Consumers utilize the Internet of Things (IoT) to automate and simplify everyday tasks while manufacturers use the Industrial Internet of Things (IIoT) to increase operational efficiency through remote monitoring and control. Both applications utilize the internet to connect physical devices to one another, but they are inherently different.
Commentators have sarcastically joked that the IIoT (Industrial IoT) is the same as the IoT, it’s just located on the factory floor. Not quite. General Electric first used the term “Industrial Internet” in 2012, shepherding in the Industrial Internet of Things (IIoT).Katherine Elrod, “IoT vs. IIoT vs. Industry 4.0: What’s the difference and does it matter?”
IIoT Devices versus IoT Applications
IIoT applications in manufacturing require devices to communicate thousands of data points to a main control system. These devices include intelligent manufacturing systems, smart robotics, self-driving tractors, freight monitoring systems and smart helmets to monitor employee safety in mines and other hazardous locations.
Consumer IoT processes a significantly smaller amount of data and employs devices such as smart home automation, smart TVs, voice command systems like Amazon Alexa and Google Home and connected car applications.
There are certain industries where consumer and industrial IoT devices converge. For example, healthcare uses consumer IoT in smart watches with embedded blood pressure/heart rate monitors and industrial IoT enables machines to perform self-maintenance.
IIoT Hardware versus IoT Hardware
Many IIoT devices are used in hazardous locations or areas exposed to extreme temperatures, vibrations and shocks, so their hardware must be rugged. The hardware has a decades-long lifespan to reduce the maintenance required.
Consumer devices however are designed for low cost and their hardware has a short lifespan. A smart watch or smart phone is occasionally exposed to water, but their hardware is not rugged and is generally replaced rather than repaired.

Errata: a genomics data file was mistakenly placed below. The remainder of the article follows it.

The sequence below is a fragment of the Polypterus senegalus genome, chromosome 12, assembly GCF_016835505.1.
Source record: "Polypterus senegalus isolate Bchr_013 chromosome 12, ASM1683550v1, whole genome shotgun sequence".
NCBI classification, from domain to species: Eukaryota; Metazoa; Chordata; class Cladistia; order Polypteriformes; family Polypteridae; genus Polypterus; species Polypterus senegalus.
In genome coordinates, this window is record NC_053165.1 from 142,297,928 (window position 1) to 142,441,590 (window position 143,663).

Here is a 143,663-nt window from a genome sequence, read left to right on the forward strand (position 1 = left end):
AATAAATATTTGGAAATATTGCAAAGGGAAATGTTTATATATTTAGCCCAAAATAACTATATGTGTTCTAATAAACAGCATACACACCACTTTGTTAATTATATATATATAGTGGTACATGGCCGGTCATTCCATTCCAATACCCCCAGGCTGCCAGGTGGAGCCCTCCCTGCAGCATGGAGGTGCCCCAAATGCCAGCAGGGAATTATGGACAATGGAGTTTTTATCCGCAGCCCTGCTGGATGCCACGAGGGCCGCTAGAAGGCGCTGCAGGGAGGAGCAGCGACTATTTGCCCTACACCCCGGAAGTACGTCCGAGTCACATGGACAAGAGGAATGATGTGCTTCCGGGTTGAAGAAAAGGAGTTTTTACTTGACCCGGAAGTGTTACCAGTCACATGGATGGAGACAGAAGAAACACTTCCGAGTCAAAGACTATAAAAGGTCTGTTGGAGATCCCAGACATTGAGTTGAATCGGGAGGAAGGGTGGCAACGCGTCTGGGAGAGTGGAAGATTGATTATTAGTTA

IIoT Cybersecurity versus IoT Cybersecurity
Cybersecurity is a concern for all IoT products. Consumer and industrial IoT devices are susceptible to cyber-attacks such as service disruption, data theft and data or service manipulation.
IIoT applications exist in high-risk industries such as energy and oil and a large network breakdown would generate widespread consequences. On the other hand, consumer IoT devices have small networks and a malfunction would likely only have local implications.
IoT and IIoT applications continue to evolve and their devices are prevalent in all industries. With security in mind, Sealevel’s team of engineers designs IIoT devices to be rugged, reliable and versatile.
SeaConnect industrial IoT devices offer a variety of digital, analog and sensor I/O options coupled with SeaCloud’s built-in event engine to trigger actions. The SeaConnect 370 IoT devices is ideal for a variety of applications including broadcast automation, data acquisition, environmental monitoring and facility management.
SeaCloud offers a secure, robust, scalable, Industrial Internet of Things (IIoT) software platform that is designed to monitor, track, analyze and control data from SeaConnect and other Sealevel I/O devices. Options are available for data-at-rest applications such as condition monitoring and operational intelligence as well as data-in-motion activities to provide real-time, actionable information.
IIoT for Integrators
IIoT integration requires a deep understanding of a customer’s existing hardware in order to capitalize on proven technology and systems. Together with IIoT integrators, Sealevel is revolutionizing the way companies approach IIoT integration and enabling them to adopt predictive maintenance models, operate more efficiently and realize new revenue streams.
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